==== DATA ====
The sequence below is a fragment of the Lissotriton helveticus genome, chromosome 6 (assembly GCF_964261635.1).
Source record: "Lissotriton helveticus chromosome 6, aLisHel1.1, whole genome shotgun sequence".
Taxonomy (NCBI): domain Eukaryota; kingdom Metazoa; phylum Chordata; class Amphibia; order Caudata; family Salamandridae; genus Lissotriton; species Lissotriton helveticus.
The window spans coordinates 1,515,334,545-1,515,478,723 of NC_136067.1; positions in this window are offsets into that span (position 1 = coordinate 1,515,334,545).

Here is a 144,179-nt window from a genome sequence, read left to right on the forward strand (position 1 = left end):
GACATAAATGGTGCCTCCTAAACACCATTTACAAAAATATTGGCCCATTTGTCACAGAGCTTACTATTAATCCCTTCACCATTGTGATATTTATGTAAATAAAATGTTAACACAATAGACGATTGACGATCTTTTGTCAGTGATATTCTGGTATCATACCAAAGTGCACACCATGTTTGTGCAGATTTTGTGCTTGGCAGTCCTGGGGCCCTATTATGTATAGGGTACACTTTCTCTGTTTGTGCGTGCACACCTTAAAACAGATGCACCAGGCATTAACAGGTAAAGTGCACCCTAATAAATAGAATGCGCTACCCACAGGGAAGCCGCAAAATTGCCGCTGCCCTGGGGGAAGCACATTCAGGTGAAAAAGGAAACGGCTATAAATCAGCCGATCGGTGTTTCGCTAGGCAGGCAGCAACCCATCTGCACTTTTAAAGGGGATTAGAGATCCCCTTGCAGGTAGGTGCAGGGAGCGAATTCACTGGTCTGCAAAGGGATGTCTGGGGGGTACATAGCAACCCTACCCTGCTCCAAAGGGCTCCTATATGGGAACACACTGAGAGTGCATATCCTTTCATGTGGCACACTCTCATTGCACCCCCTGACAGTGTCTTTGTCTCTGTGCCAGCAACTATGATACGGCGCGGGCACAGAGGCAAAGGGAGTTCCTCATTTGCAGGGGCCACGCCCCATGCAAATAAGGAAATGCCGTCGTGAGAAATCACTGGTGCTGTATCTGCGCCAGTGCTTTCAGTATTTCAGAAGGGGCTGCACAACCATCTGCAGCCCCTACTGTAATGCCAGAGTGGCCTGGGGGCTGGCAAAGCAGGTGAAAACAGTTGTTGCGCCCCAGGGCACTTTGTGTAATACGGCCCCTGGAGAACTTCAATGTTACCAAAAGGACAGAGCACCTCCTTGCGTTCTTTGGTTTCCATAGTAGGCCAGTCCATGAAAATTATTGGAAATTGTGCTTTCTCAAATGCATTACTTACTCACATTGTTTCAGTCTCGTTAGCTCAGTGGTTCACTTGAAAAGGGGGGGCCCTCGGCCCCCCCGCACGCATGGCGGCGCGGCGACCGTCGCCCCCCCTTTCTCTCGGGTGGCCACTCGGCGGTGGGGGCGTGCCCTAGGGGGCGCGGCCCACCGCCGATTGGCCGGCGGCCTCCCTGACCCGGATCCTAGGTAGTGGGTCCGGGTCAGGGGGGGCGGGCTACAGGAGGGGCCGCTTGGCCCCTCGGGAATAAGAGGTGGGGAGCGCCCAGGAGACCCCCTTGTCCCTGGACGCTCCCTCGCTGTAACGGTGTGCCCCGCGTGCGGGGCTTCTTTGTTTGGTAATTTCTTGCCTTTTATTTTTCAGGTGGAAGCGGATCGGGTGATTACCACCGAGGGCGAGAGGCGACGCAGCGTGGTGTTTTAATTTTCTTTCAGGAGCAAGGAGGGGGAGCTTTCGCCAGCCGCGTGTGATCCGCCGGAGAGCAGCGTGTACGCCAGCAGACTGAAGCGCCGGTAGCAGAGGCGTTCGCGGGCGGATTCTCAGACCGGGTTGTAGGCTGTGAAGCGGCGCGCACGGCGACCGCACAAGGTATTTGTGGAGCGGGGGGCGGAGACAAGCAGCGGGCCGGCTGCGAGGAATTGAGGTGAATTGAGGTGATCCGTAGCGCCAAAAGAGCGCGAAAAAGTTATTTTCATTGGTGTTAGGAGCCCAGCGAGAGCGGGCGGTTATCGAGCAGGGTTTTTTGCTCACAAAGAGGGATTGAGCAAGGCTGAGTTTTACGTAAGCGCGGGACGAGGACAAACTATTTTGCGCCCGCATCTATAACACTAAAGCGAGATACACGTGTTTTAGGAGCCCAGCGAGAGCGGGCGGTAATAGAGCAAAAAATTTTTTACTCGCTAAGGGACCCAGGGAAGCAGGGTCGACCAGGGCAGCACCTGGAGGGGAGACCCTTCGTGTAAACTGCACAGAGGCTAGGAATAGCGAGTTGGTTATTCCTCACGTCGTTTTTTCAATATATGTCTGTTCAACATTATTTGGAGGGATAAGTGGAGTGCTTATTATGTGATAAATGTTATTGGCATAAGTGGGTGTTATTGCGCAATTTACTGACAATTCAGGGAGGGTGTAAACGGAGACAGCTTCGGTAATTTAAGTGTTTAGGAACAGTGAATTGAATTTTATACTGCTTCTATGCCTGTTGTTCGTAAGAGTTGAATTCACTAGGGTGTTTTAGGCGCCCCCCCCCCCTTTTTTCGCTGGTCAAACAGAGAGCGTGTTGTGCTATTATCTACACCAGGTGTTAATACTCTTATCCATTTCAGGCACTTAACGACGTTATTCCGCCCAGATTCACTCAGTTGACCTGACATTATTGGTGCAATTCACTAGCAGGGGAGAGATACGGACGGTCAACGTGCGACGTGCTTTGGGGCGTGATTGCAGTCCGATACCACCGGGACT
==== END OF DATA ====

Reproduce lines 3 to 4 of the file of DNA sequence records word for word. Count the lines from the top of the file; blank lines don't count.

Taxonomy (NCBI): domain Eukaryota; kingdom Metazoa; phylum Chordata; class Amphibia; order Caudata; family Salamandridae; genus Lissotriton; species Lissotriton helveticus.
The window spans coordinates 1,515,334,545-1,515,478,723 of NC_136067.1; positions in this window are offsets into that span (position 1 = coordinate 1,515,334,545).